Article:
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Former world champion George Groves reviews James DeGale-Chris Eubank Jr. collision

George Groves (Photo by Tim Williams/Action Plus via Getty Images)
22
Feb

Who better to ask, right?

Recently retired former WBA super middleweight champion George Groves has a unique distinction in that he is the only man to have defeated both James DeGale and Chris Eubank Jr. who are set to collide on Saturday at the O2 Arena in London.

In May 2011, Groves, who had already defeated DeGale as an amateur, bested the former Olympic champion again, handing him his first professional defeat. “The Saint” boxed smartly, frustrating his southpaw rival with adept movement, defensive finesse and sharp punching. It was a close fight, but few people complained when the majority decision was announced. With the victory Groves added the British championship to his collection.

Almost six years later, in February 2017, Groves was WBA world champion. In his second defense, he faced Eubank Jr. in the semi-finals of the World Boxing Super Series and turned in what was arguably his most complete performance. As underdog, Groves imposed his boxing skills on Eubank who swung wildly, and aimlessly, through fresh air. Despite sustaining a badly dislocated shoulder in a nail-biting final session, Groves emerged as the unanimous decision winner.

Fully aware of each fighter’s plusses and minuses, Groves agreed to speak to The Ring about his former opponents and offered a prediction on the outcome of this hotly-anticipated 12-round non-title bout:

James DeGale (25-2-1, 15 knockouts)
Rated No. 6 by The Ring at 168 pounds, former two-time IBF super middleweight champion

“DeGale will find a home for his long, loopy shots. He’s got a good center of gravity, good rotation and good power through his core muscles. His shots sometimes come across slappy, but he does have quite good power. He’s really long and if he catches you at long range that’s when he gets full power on the shots. DeGale also has great punch variety; he’ll hit you with a right hook over the top, then he’ll follow with a left uppercut, left hook, bam, bam, bam. He definitely has a great repertoire and Eubank doesn’t move his head. If Eubank tries to just drop back out of range, he’ll still be open to those bent arm, loopy shots that come outside your vision. DeGale should look to keep it long because you can’t allow Eubank to just march forward and get inside. That’s what (Caleb) Truax did and DeGale ended up running from one rope to the next, until he was trapped in a corner.”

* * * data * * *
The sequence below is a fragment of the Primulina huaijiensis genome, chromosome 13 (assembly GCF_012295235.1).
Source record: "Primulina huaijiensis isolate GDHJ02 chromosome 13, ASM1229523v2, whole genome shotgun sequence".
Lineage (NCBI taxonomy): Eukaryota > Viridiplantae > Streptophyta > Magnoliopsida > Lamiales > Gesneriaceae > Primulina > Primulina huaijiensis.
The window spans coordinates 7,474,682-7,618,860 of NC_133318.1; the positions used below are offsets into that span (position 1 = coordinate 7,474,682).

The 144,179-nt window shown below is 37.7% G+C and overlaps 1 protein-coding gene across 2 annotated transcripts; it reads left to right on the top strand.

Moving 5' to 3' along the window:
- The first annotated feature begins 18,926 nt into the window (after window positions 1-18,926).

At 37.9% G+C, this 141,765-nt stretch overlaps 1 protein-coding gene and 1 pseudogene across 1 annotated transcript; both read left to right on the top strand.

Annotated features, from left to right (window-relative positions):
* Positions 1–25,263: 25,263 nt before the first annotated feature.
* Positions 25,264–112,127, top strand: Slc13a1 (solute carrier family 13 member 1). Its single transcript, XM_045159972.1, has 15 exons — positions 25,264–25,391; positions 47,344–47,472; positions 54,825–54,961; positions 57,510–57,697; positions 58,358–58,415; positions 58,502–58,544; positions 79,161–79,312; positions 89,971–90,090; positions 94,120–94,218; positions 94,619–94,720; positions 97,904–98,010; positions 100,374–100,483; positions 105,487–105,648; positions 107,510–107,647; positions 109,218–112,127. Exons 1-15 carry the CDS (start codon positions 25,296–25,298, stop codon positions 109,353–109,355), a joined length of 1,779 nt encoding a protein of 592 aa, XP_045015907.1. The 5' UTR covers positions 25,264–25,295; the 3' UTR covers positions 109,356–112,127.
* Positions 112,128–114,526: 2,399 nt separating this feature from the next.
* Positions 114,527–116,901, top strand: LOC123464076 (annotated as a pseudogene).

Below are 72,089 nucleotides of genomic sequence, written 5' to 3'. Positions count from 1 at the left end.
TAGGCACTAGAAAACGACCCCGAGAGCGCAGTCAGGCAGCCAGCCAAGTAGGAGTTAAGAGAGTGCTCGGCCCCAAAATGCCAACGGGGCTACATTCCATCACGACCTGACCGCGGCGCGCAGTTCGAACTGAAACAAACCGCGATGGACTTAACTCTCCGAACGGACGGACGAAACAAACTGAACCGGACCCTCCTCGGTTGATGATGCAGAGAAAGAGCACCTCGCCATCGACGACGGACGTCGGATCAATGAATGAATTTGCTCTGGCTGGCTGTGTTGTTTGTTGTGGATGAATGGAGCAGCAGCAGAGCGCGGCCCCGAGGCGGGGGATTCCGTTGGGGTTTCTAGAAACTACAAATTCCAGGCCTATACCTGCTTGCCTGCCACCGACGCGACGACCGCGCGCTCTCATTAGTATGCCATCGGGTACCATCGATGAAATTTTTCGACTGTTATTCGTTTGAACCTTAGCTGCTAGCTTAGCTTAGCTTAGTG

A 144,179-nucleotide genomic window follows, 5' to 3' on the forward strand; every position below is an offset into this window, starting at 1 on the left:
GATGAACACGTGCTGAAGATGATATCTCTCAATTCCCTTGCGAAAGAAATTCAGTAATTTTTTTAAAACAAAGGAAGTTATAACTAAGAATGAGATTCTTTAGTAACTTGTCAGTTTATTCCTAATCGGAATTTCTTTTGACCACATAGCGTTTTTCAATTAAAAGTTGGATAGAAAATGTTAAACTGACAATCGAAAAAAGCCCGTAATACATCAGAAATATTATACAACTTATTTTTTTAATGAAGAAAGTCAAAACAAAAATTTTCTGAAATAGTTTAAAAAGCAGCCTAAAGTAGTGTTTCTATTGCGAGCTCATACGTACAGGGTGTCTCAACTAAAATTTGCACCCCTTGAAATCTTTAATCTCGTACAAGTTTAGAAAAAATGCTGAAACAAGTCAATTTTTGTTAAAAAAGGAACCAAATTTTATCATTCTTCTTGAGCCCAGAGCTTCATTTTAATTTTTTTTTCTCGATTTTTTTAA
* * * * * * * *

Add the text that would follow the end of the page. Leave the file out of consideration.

Chris Eubank Jr. (27-2, 21 KOs)
Rated No. 8 by The Ring at 168 pounds, former British middleweight champion

“Eubank is a tough character. He was on a real momentum swing when I fought him, and I made sure to conserve energy in case he launched one of those big attacks, when he throws caution to the wind, but it never came on the night. I think that’s because I managed to get into my rhythm so well and I buzzed him a bit early. He probably didn’t recover from that fully and I was on top of my game that night. Eubank’s loss to (Billy Joe) Saunders was close, a split decision, and that was at domestic level before either of them went any further. Also, that fight was at middleweight, whereas with me he had to deal with size. DeGale is marginally taller than me with a slightly longer reach, but his trouble is staying switched on for 12 rounds. He’s also never done saying how he’s back from injury, but when a fight ends he talks about injuries. Eubank has the style to beat DeGale if he gets into range, lets his hands go and outworks him.”

Prediction: “DeGale talks about retirement a lot and that’s not ideal. Eubank is a lot fresher, he’s looked up for it this week, and James appears to be a bit agitated. I’ll probably edge to Eubank on a decision. DeGale’s tough and Eubank knows a win in this fight is a lot more important than a stoppage. Having said that, a stoppage win wouldn’t surprise me because DeGale doesn’t have the same survival skills he used to have. If Eubank hurts DeGale, he has the ability to keep punching and get the job done.”

The bout will be broadcast live on ITV Box Office in the U.K. and Showtime in the U.S.

 

Tom Gray is Associate Editor for Ring Magazine. Follow him on Twitter: @Tom_Gray_Boxing

 

 

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